LOTC Reflection: Charles Pinckney NHS

“The Special LOTC to the Naturalization Ceremony backfired a little bit, but we still had fun and enjoyed our time on the Charles Pinkney Plantation. Because of Hurricane Florence and a fallen tree, the ceremony had been postponed. We did not realize this until after we arrived on the plantation. So, we went to the plantation house to ask more about the rescheduled date. The park ranger did not have an exact answer, only that the ceremony’s new date would be posted on the website. Instead, we toured the house and learned more about Charles Pinkney and his plantation. Unlike Drayton Hall, they had recreated some things and made the house more like a museum. It was really cool.  One of the rangers asked if we would like to see a short video on Charles Pinkney’s life. The video was very intresting and informational. It told us all about how he had a really packed political life and about all of his contributions to the Constitution. Then we walked around the house with our partners. There were pieces of old pottery and porcelain plates in glass display boxes and sweetgrass baskets on display. They were so pretty! We learned that George Washington had come to visit Charles Pinkney Plantation and had later written in his journal about it. In the journal entry, Pres. Washington used the word breakfast as a verb, “breakfasting”. That was really funny. We all signed a mock-up of the Constitution with fake quills which was really fun. We had an awesome time, though we did not get to watch the Naturalization Ceremony like we had originally planned. We will eventually go to the rescheduled ceremony.”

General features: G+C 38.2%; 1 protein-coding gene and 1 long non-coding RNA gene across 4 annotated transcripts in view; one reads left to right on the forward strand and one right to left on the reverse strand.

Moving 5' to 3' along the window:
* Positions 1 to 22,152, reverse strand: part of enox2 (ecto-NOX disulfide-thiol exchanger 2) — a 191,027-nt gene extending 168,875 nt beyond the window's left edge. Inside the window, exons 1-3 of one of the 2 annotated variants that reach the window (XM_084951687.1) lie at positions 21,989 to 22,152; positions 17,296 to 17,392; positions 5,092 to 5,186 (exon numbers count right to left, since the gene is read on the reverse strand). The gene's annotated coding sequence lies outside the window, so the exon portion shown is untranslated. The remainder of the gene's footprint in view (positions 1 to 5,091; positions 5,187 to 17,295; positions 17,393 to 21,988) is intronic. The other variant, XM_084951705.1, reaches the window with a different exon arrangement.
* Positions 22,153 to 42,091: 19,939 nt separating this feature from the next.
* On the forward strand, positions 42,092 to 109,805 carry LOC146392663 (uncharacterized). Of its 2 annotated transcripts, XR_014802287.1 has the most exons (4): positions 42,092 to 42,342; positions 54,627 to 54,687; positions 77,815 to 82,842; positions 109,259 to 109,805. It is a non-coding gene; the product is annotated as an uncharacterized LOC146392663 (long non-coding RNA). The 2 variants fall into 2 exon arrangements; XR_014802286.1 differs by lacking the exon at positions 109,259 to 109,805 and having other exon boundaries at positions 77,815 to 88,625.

Shared by Kit Jones-Painter

“We did not do the Naturalization Ceremony, but we explored Charles Pinckney’s house. A park ranger told us that he was 4-time governor of South Carolina. Then, we watched a 17 minute video called “The Forgotten Father.” It said a lot about Pinckney, including: He was born in September 1757, he was 21 when he joined the militia, he had a son in 1794, and he joined the Senate in 1798. It also showed the main slave boat routes.”
Shared by Frank Gibbes

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